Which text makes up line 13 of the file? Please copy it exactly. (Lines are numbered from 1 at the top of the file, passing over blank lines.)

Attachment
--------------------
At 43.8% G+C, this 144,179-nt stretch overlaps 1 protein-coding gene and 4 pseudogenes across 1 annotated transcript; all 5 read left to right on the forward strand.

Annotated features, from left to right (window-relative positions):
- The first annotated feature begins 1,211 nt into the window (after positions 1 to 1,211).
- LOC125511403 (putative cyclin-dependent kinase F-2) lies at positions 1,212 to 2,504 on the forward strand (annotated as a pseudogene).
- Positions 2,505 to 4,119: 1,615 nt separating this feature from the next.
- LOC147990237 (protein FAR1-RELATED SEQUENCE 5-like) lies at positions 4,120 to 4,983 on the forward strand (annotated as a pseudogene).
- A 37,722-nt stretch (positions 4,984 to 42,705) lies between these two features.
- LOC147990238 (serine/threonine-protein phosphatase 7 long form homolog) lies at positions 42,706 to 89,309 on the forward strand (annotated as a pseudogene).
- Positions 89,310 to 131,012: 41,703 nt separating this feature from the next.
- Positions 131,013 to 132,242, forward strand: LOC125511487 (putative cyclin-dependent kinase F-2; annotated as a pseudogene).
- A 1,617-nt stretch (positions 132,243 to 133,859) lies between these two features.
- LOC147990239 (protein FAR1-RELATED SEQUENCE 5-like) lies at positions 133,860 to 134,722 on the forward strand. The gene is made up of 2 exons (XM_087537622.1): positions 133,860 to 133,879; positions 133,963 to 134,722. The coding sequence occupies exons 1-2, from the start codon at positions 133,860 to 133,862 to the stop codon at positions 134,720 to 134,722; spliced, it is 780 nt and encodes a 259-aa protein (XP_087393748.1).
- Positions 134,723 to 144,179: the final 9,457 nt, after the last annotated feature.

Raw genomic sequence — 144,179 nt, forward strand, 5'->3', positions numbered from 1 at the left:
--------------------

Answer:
- Positions 134,723 to 144,179: the final 9,457 nt, after the last annotated feature.